Bill Would Urgently Remove Limitation On Virtual Shareholder Meetings And Allow Utopian Meetings

The last sentence of California Corporations Code Section 600(e) imposes a significant limitation on the ability of California corporations to hold virtual-only meetings:

A corporation shall not conduct a meeting of shareholders solely by electronic transmission by and to the corporation, electronic video screen communication, conference telephone, or other means of remote communication unless either: (A) all of the shareholders consent; or (B) the board determines it is necessary or appropriate because of an emergency, as defined in paragraph (5) of subdivision (i) of Section 207.

No virtual only meetings, no peace?

Last month, Assembly Member Phillip Chen introduced legislation, AB 1780, which would expressly authorize meetings to be held at "no place"  and delete the above sentence.  The bill also rewrites Section 20 of the Corporations Code, which defines "electronic transmission by the corporation" and makes changes to Section 601.  Those who simply can not wait for these changes will be pleased to know that the bill was introduced as an "urgency measure", meaning that it would take effect immediately upon enactment (Cal. Const. Art. IV, § 8(c)(3)).  Whatever the merits of the proposed changes, it strains credulity to claim that it is "necessary for the immediate preservation of the public peace, health, or safety within the meaning of Article IV of the California Constitution".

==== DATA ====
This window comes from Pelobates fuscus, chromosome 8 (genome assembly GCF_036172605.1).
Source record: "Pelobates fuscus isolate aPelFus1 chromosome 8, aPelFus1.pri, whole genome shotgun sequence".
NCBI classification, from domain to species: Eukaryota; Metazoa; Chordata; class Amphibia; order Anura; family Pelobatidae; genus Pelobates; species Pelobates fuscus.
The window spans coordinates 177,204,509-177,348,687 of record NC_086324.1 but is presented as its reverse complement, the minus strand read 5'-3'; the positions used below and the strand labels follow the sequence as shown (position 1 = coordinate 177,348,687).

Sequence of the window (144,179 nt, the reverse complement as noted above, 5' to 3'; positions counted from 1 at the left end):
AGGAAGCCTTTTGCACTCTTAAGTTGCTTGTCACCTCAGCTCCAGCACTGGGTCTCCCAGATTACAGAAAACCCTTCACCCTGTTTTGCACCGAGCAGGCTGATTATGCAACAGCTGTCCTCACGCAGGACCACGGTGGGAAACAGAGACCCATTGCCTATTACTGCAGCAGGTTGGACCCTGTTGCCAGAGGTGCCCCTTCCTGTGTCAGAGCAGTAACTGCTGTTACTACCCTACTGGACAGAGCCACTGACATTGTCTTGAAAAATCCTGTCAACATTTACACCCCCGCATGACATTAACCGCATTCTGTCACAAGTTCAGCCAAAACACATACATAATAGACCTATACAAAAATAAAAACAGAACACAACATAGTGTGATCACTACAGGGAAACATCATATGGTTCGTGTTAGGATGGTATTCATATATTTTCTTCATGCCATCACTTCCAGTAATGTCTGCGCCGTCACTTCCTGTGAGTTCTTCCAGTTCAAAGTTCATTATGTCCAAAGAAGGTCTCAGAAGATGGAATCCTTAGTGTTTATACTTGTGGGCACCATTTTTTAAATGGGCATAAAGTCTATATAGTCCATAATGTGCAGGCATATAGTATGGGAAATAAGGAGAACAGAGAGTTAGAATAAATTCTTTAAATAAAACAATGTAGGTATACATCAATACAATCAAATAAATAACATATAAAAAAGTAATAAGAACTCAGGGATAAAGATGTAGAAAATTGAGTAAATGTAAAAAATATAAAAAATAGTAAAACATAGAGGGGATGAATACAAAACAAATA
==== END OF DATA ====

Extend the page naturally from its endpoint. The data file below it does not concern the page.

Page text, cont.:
For those wondering about my title's reference to "utopian meetings", the word "utopian" is derived from the Greek words οὐ, meaning not or no, and τόπος, meaning place.  Etymologically speaking therefore, a utopia is no place.  More than a half millenium ago , Sir Thomas More  wrote a book titled "Utopia" about a perfect island state.  Because the island was imaginary, it was in fact no place at all.  But there was more to More's title than that.  When spoken οὐ sounds very similar to another Greek word -εὖ, meaning well or good.  Hence, More's title is a 500 year-old paronomasia or pun on the word εὖ-τόπος, or good place.